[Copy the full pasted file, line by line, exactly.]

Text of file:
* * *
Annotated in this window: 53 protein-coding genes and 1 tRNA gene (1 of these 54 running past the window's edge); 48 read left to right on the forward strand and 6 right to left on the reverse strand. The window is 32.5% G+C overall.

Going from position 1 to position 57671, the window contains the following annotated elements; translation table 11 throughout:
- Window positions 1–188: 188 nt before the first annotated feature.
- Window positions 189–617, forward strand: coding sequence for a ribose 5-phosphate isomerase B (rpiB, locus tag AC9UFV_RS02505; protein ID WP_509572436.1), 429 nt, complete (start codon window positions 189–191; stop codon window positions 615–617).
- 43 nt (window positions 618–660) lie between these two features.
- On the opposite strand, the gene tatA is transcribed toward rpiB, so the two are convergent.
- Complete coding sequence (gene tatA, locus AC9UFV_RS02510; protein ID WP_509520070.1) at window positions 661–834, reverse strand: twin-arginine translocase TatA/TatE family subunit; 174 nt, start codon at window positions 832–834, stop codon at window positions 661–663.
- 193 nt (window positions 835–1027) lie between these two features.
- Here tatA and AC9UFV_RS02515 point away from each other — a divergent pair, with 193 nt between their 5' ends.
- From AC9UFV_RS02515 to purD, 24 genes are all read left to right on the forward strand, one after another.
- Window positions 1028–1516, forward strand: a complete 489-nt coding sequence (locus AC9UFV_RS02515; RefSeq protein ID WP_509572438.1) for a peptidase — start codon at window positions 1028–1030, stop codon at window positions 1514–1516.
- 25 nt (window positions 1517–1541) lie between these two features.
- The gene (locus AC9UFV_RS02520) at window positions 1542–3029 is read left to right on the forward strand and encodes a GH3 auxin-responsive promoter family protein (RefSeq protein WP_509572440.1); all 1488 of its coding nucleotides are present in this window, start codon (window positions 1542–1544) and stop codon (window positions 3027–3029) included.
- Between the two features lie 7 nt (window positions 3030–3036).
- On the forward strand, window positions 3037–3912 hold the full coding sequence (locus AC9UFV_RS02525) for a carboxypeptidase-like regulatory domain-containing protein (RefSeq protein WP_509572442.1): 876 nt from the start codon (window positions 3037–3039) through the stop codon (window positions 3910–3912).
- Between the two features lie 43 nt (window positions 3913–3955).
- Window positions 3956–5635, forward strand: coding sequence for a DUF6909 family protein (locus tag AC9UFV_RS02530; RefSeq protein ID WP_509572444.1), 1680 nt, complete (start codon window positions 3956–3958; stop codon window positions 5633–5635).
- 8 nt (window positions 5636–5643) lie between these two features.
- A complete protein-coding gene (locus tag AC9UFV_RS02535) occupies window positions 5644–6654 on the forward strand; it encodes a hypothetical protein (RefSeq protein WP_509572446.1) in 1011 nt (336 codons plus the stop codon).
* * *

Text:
Annotated in this window: 53 protein-coding genes and 1 tRNA gene (1 of these 54 running past the window's edge); 48 read left to right on the forward strand and 6 right to left on the reverse strand. The window is 32.5% G+C overall.

Going from position 1 to position 57671, the window contains the following annotated elements; translation table 11 throughout:
- Window positions 1–188: 188 nt before the first annotated feature.
- Window positions 189–617, forward strand: coding sequence for a ribose 5-phosphate isomerase B (rpiB, locus tag AC9UFV_RS02505; protein ID WP_509572436.1), 429 nt, complete (start codon window positions 189–191; stop codon window positions 615–617).
- 43 nt (window positions 618–660) lie between these two features.
- On the opposite strand, the gene tatA is transcribed toward rpiB, so the two are convergent.
- Complete coding sequence (gene tatA, locus AC9UFV_RS02510; protein ID WP_509520070.1) at window positions 661–834, reverse strand: twin-arginine translocase TatA/TatE family subunit; 174 nt, start codon at window positions 832–834, stop codon at window positions 661–663.
- 193 nt (window positions 835–1027) lie between these two features.
- Here tatA and AC9UFV_RS02515 point away from each other — a divergent pair, with 193 nt between their 5' ends.
- From AC9UFV_RS02515 to purD, 24 genes are all read left to right on the forward strand, one after another.
- Window positions 1028–1516, forward strand: a complete 489-nt coding sequence (locus AC9UFV_RS02515; RefSeq protein ID WP_509572438.1) for a peptidase — start codon at window positions 1028–1030, stop codon at window positions 1514–1516.
- 25 nt (window positions 1517–1541) lie between these two features.
- The gene (locus AC9UFV_RS02520) at window positions 1542–3029 is read left to right on the forward strand and encodes a GH3 auxin-responsive promoter family protein (RefSeq protein WP_509572440.1); all 1488 of its coding nucleotides are present in this window, start codon (window positions 1542–1544) and stop codon (window positions 3027–3029) included.
- Between the two features lie 7 nt (window positions 3030–3036).
- On the forward strand, window positions 3037–3912 hold the full coding sequence (locus AC9UFV_RS02525) for a carboxypeptidase-like regulatory domain-containing protein (RefSeq protein WP_509572442.1): 876 nt from the start codon (window positions 3037–3039) through the stop codon (window positions 3910–3912).
- Between the two features lie 43 nt (window positions 3913–3955).
- Window positions 3956–5635, forward strand: coding sequence for a DUF6909 family protein (locus tag AC9UFV_RS02530; RefSeq protein ID WP_509572444.1), 1680 nt, complete (start codon window positions 3956–3958; stop codon window positions 5633–5635).
- 8 nt (window positions 5636–5643) lie between these two features.
- A complete protein-coding gene (locus tag AC9UFV_RS02535) occupies window positions 5644–6654 on the forward strand; it encodes a hypothetical protein (RefSeq protein WP_509572446.1) in 1011 nt (336 codons plus the stop codon).